Stafford, Connecticut, USA (Stafford Springs) - 1819 - Stafford
Stafford is an elevated post township, situated upon the northern border of the county and State, 26 miles norteasterly from Hartford; bounded on the north by Massachusetts line, on the east by Union and Willington, on the south by Willington and Ellington, and on the west by Ellington and Somers. Its mean length, from east to west, is 8 and a half miles, and its mean breadth, from north to south, more than 6 miles, comprising an area of about 53 square miles.
The general character of the township is that of an elevated, broken and mountainous country; but the western section is more conspicuously marked with these features.
Its geological structure is primitive; the rocks consisting of granite, micaceous schistus, and some other original formations. The prevailing soil is a gravelly loam, hard and dry, but affording very good grazing.
There are several minerals in the town, of which iron ore is the most important, and abounds in various places. Several mines of it have been opened, which supply the furnaces that have been erected in the town. The ore used most, is called bog ore, and is of an excellent quality for casting.
In the northerly section of the township, there is a valuable quarry of white fire proof stone, admirably calculated for furnace hearths; for which purpose it has been an article of exportation. It is a source of wealth to the proprietor, as well as of convenience to the public.
The forests in this town, which are considerably extensive, consist of oak, walnut, maple, ash, chesnut and other deciduous trees.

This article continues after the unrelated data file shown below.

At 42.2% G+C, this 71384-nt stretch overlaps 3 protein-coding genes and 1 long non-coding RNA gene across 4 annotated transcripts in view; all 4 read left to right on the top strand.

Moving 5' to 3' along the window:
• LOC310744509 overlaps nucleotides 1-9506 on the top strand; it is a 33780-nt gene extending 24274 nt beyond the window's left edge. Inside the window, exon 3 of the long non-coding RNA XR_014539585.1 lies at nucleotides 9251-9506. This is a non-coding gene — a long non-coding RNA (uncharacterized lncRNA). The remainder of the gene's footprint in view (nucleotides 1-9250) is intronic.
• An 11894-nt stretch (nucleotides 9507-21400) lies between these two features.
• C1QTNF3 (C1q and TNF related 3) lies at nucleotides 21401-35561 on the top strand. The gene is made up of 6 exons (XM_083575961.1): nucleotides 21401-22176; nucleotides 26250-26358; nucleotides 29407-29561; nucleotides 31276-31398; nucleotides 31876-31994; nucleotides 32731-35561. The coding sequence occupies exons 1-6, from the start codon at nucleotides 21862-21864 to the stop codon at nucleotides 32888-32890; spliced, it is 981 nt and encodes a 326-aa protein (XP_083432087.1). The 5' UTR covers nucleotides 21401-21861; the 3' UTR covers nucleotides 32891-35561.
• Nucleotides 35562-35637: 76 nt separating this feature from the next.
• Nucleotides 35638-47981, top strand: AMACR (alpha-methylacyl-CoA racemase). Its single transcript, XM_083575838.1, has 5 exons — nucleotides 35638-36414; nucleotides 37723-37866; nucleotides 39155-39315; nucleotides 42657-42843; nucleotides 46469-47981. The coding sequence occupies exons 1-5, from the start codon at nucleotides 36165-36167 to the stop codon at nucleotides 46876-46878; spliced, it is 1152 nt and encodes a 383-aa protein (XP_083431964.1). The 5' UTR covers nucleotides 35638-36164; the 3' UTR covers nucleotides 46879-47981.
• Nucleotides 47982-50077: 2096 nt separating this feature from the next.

The agricultural productions consist of beef, cider, cider brandy, butter, cheese, wool and some others. The lands are best adapted to grazing; and consequently the cultivation of grain receives but little attention...
The population of Stafford, in 1810, was 2355; and there are about 320 Dwelling houses, 300 Freemen or Electors, and 3 Companies of Militia.
The amount of taxable property, as rated in the lists, in 1816, was $39,292.
The civil divisions of the town are 2 located Ecclesiastical Societies or Parishes, and 19 School Districts. Besides the located, there is a Society of Baptists, a Society of Methodists and one of Universalists. These several Societies are all accommodated with houses for public worship. There is a primary or common School maintained in each of the School Districts for a suitable portion of the year.
There are, in the town, 6 Mercantile Stores, 9 Taverns, 2 Social Libraries, 3 Clergymen, 4 Physicians and 2 Attornies.
The settlement of this town commenced about the year 1718, having been surveyed that year. Of the first settlers, two were from Europe, Mr. Matthew Thompson and Mr. Robert White; the rest were from Hadley and Woburn, Dedham and Weymouth, in Massachusetts, Haverhill, in New Hampshire, Windsor, Enfield and Preston, in this State. The first minister was settled in the town in 1723.
A Gazetteer of the States of Connecticut and Rhode-Island: Written with Care and Impartiality, from Original and Authentic Materials : Consisting of Two Parts ... with an Accurate and Improved Map of Each State Authors John Chauncey Pease, John Milton Niles Publisher W.S. Marsh, 1819
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